The appeal of boy bands goes far beyond young women and men, but from my years of following them it’s pretty clear that their most vocal fans on social media are teens. Americans are connected from a younger age than ever before — according to a survey quoted in The Atlantic, three-quarters of U.S. teens now own an iPhone. On their devices, fans find inventive ways to connect on well-known platforms, or seek new ones entirely. Kaley often meets other K-pop fans through group DMs on Twitter. “There are qualifications and stuff,” she clarified. “If they think you’re fit for the group chat, they’ll let you in. My friends from those group chats have started making [their own] group chats, and it’s just a big long chain.” Jordyn Gonzales, a 14-year-old fan from Las Vegas, told me that she likes to use Amino, an app specifically for the K-pop fan community, on which people “discuss their favorite songs, music videos, or their bias [a slang term used in K-pop scenes to describe a fan’s predilection for a certain member].”
BTS’s success in this space is no accident; their evolving aesthetic is intuitively tailored to real-time social media trends. “BTS Tumblr-optimized their image a little earlier than the competition, from their fashion sense to their music videos and album art,” said Seoul-based journalist and K-pop industry expert Jakob Dorof. “They were the first K-pop boy band to go ‘full Soundcloud’ with their music. They and their team discovered the Serum plugin — the soft synth sound that’s in everything from future bass to The Chainsmokers to Marshmello — months before any other agency in Korea. And they've made a point of emphasizing the members' creative involvement with their own music [all seven members contribute to writing or production]. Throw all that together and you've got a group that, by early 2015, was catering to Western K-pop fans’ sensibilities far earlier and with greater focus than any of their peers.”
“BTS put <i>themselves</i> into the music, and that in particular makes them stand out.” —Jeff Benjamin
While BTS fans still can’t turn on U.S. Top 40 radio and hear their idols’ music, the group’s fringe position in American pop culture actually increases their appeal for many fans — it’s cool to feel like you’re in on a secret. As Kaley puts it, some fans like to “differentiate [themselves] from what’s being played on the radio, or what’s mainstream.” Another way that BTS stand out is with the flamboyant precision to their dancing, as showcased in their baroque mini-movie “Blood Sweat & Tears,” which finds tangerine-haired J-Hope wearing a nipped-in leopard print blazer as the band drop their butts and grab their groins. There’s a sexy fluidity to their moves that’s frankly anathema to much of contemporary male pop from North America and Europe, and we could all do with a little more of that. (Side note: Jimin has abs.)
Kaley admitted that BTS’s outré outfits and performances have drawn homophobic reactions in her red state of Louisiana. “People are very judgemental here — huge Trump supporters mainly,” she said. “They’ll automatically say, ‘Oh, that’s gay.’ It makes me mad how people could judge other people for what they like. I like to be the bigger person, and not respond.” It’s frustrating that some audiences may steer away from BTS because their high-fashion looks and choreography don’t always adhere to Western macho stereotypes. But for their fans this is another reason to love them.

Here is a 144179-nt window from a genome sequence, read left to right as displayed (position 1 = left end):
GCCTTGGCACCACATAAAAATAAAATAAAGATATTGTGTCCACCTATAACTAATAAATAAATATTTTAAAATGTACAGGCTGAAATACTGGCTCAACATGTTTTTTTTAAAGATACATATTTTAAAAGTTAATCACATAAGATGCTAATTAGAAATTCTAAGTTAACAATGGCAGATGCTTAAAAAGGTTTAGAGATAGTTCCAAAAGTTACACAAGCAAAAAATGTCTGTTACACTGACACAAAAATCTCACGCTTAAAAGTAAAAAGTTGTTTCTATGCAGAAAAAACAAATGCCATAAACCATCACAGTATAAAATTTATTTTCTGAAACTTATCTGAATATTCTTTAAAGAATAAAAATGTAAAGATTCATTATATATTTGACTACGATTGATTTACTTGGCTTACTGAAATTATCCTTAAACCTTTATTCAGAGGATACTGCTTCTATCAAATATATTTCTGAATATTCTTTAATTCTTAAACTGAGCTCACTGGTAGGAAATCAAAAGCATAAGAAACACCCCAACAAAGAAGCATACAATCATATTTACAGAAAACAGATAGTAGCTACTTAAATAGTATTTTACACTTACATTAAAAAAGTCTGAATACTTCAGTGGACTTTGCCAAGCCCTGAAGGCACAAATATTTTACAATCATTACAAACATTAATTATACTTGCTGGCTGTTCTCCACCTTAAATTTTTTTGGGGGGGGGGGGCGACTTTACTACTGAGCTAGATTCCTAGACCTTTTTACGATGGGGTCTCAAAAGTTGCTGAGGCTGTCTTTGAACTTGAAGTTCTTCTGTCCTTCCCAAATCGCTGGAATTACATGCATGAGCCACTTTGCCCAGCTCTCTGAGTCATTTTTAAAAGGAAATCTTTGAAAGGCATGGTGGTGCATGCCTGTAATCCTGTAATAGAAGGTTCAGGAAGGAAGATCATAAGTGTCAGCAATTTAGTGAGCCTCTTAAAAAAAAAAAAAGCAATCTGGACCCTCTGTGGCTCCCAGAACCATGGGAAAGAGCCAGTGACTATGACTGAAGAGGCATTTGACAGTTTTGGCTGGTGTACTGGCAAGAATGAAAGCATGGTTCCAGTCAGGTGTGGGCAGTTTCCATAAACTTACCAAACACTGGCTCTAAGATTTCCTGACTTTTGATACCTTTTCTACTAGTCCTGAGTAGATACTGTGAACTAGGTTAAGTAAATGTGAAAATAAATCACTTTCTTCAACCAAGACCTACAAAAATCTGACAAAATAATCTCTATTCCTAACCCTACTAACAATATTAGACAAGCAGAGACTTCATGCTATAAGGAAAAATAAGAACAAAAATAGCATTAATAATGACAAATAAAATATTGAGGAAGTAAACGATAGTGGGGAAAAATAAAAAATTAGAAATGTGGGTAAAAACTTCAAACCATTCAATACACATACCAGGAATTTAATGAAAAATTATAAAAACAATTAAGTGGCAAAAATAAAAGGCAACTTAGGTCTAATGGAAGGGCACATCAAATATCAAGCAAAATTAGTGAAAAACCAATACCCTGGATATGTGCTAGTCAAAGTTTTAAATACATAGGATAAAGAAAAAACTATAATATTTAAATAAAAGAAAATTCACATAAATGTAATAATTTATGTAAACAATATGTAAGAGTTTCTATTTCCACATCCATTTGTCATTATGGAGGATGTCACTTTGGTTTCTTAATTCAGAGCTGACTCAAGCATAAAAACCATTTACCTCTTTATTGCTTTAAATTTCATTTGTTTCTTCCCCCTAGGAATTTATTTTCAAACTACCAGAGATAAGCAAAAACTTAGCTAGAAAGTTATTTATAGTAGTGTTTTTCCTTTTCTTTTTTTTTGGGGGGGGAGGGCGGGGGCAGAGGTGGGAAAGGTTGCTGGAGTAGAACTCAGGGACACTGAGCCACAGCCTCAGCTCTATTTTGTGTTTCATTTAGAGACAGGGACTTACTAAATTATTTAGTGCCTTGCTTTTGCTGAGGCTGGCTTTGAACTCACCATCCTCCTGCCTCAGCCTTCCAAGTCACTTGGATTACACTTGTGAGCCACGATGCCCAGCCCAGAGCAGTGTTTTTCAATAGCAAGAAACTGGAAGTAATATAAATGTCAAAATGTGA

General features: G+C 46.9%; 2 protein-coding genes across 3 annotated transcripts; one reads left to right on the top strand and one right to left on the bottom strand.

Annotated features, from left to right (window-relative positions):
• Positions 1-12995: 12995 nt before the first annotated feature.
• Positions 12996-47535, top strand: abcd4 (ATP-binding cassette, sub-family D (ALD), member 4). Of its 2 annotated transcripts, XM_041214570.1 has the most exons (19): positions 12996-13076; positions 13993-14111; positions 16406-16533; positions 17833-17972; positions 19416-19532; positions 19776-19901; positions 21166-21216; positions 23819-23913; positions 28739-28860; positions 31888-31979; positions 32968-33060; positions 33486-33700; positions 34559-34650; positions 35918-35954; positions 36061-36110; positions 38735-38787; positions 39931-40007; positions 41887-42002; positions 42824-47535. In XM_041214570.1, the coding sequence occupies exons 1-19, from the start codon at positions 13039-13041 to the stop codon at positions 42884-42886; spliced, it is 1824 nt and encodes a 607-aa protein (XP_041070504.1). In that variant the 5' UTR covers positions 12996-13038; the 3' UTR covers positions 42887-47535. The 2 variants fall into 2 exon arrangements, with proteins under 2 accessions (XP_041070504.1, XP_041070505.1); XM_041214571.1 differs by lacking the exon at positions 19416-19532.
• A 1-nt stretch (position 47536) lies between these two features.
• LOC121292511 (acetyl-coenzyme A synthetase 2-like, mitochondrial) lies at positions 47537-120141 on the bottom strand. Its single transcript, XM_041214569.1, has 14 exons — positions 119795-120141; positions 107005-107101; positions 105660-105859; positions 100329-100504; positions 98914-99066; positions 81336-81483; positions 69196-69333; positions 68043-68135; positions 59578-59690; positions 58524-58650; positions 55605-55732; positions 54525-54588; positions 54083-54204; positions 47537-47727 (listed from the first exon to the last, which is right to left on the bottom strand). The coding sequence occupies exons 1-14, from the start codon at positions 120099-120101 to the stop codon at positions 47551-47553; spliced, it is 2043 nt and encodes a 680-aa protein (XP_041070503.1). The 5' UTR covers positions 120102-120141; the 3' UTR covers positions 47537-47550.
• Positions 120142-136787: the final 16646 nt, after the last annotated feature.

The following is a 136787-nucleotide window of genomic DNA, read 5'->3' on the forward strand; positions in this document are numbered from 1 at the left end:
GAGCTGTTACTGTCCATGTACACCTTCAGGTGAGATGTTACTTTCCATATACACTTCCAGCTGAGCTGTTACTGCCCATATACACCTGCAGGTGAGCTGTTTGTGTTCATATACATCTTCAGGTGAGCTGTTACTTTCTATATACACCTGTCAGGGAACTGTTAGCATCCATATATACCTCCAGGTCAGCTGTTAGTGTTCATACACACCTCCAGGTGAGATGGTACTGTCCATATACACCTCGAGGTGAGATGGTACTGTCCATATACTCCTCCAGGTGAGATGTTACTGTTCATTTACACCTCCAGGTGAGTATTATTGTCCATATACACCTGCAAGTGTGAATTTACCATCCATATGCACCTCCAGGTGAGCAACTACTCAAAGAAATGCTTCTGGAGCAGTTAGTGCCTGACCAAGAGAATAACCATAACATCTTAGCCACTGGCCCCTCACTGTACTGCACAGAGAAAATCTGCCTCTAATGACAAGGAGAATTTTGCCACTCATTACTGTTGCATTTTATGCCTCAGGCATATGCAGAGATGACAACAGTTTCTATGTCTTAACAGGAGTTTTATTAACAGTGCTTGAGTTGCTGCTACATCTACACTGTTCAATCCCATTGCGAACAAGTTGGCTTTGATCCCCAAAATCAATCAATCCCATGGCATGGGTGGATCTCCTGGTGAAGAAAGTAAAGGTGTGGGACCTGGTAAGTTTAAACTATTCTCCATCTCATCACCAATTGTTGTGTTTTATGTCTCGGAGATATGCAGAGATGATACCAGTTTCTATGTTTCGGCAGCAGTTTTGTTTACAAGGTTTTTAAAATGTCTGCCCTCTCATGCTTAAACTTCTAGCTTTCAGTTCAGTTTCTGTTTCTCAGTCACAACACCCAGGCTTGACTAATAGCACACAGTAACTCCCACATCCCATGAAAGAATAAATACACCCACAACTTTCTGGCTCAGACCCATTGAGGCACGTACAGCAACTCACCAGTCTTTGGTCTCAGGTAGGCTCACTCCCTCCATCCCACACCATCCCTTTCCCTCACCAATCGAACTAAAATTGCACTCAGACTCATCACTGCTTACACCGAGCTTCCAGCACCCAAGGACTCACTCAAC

Benjamin explained that BTS freely break with their home country’s tradition in other ways. “Oftentimes K-pop plays it more safe in terms of topics in their writing material,” he said. “But BTS has done a really good job of balancing the fun songs with songs that talk about the struggles of being young, politics, depression [2015’s “Whalien 52” was about loneliness and anxiety]. These are things that young people are being open about more than ever. BTS put themselves into the music, and that in particular makes them stand out.”
BTS's assured presence on the U.S. charts is welcome in a sea of similar-sounding hits. While a Miami Ultra-worthy Chainsmokers collab on Love Yourself: Her indicates that they are keeping one eye on Western pop trends, BTS retain firm knowledge of their signature sound, and still sing in Korean. “I could imagine them continuing to work with major Western artists, and eventually having something like a ‘Despacito’ moment,” said Dorof, noting that streaming is making the charts a more inclusive reflection of Americans’ broad listening habits. “I have been anticipating a return to the globalized Billboard pop charts of the ’60s for years now, and it seems like we're finally getting there. And all it took was loosening the stranglehold that radio has muscled on the mainstream for nearly half a century.”
In the meantime, Hallyu continues to spread its influence and and create communities in new ways, both online and in real life. Jordyn said that her Las Vegas high school’s K-pop society has around 30-40 members, and she’s seen local boys emulate the band’s bright hair colors and post-Yeezy Season silhouettes. When we spoke just before Love Yourself: Her was released, she excitedly described plans for an upcoming listening party at school. Later, in an email, she reflected on how her favorite band has changed her perspective on music in general. “I remember my mom talking about how she used to mark her calendar for video release dates by Britney Spears or *NSYNC, and wake up and watch MTV,” she wrote. “It was something I could never relate to, and I thought that it was lost on our generation. When I saw the first video from BTS, I finally understood what she meant.”